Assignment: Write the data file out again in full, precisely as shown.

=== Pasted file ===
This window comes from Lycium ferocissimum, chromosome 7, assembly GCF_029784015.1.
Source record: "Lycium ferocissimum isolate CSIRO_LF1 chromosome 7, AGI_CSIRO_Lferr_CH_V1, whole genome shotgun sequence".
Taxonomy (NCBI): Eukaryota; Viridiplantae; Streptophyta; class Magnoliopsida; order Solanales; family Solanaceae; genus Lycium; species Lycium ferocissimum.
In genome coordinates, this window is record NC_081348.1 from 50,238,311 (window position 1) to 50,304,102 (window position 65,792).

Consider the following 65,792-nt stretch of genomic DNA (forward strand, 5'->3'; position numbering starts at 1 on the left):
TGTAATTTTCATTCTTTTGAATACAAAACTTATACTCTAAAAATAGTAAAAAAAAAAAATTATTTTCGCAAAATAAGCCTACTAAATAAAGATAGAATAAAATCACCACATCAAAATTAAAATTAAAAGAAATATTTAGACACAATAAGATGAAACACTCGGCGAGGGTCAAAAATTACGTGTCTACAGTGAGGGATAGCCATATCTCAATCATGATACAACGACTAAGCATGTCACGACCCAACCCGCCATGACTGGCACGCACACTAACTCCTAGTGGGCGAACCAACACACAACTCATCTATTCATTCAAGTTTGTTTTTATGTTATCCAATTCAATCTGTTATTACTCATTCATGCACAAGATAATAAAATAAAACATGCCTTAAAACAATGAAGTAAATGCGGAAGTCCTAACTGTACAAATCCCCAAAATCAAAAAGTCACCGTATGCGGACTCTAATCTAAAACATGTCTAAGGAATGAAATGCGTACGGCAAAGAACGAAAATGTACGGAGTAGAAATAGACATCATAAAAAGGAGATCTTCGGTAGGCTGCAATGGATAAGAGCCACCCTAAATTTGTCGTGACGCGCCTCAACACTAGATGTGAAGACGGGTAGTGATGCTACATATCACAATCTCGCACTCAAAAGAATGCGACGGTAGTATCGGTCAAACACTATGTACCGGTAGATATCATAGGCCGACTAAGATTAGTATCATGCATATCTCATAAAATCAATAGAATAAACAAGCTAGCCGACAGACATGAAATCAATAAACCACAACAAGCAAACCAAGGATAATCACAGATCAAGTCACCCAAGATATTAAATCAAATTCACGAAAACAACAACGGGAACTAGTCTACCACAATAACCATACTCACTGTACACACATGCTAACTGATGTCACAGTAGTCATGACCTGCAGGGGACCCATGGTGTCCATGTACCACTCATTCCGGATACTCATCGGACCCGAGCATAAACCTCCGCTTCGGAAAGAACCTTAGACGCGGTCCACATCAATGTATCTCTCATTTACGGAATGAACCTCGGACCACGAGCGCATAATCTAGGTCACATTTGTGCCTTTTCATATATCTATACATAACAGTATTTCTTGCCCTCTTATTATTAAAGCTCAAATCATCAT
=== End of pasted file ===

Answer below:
This window comes from Lycium ferocissimum, chromosome 7, assembly GCF_029784015.1.
Source record: "Lycium ferocissimum isolate CSIRO_LF1 chromosome 7, AGI_CSIRO_Lferr_CH_V1, whole genome shotgun sequence".
Taxonomy (NCBI): Eukaryota; Viridiplantae; Streptophyta; class Magnoliopsida; order Solanales; family Solanaceae; genus Lycium; species Lycium ferocissimum.
In genome coordinates, this window is record NC_081348.1 from 50,238,311 (window position 1) to 50,304,102 (window position 65,792).

Consider the following 65,792-nt stretch of genomic DNA (forward strand, 5'->3'; position numbering starts at 1 on the left):
TGTAATTTTCATTCTTTTGAATACAAAACTTATACTCTAAAAATAGTAAAAAAAAAAAATTATTTTCGCAAAATAAGCCTACTAAATAAAGATAGAATAAAATCACCACATCAAAATTAAAATTAAAAGAAATATTTAGACACAATAAGATGAAACACTCGGCGAGGGTCAAAAATTACGTGTCTACAGTGAGGGATAGCCATATCTCAATCATGATACAACGACTAAGCATGTCACGACCCAACCCGCCATGACTGGCACGCACACTAACTCCTAGTGGGCGAACCAACACACAACTCATCTATTCATTCAAGTTTGTTTTTATGTTATCCAATTCAATCTGTTATTACTCATTCATGCACAAGATAATAAAATAAAACATGCCTTAAAACAATGAAGTAAATGCGGAAGTCCTAACTGTACAAATCCCCAAAATCAAAAAGTCACCGTATGCGGACTCTAATCTAAAACATGTCTAAGGAATGAAATGCGTACGGCAAAGAACGAAAATGTACGGAGTAGAAATAGACATCATAAAAAGGAGATCTTCGGTAGGCTGCAATGGATAAGAGCCACCCTAAATTTGTCGTGACGCGCCTCAACACTAGATGTGAAGACGGGTAGTGATGCTACATATCACAATCTCGCACTCAAAAGAATGCGACGGTAGTATCGGTCAAACACTATGTACCGGTAGATATCATAGGCCGACTAAGATTAGTATCATGCATATCTCATAAAATCAATAGAATAAACAAGCTAGCCGACAGACATGAAATCAATAAACCACAACAAGCAAACCAAGGATAATCACAGATCAAGTCACCCAAGATATTAAATCAAATTCACGAAAACAACAACGGGAACTAGTCTACCACAATAACCATACTCACTGTACACACATGCTAACTGATGTCACAGTAGTCATGACCTGCAGGGGACCCATGGTGTCCATGTACCACTCATTCCGGATACTCATCGGACCCGAGCATAAACCTCCGCTTCGGAAAGAACCTTAGACGCGGTCCACATCAATGTATCTCTCATTTACGGAATGAACCTCGGACCACGAGCGCATAATCTAGGTCACATTTGTGCCTTTTCATATATCTATACATAACAGTATTTCTTGCCCTCTTATTATTAAAGCTCAAATCATCAT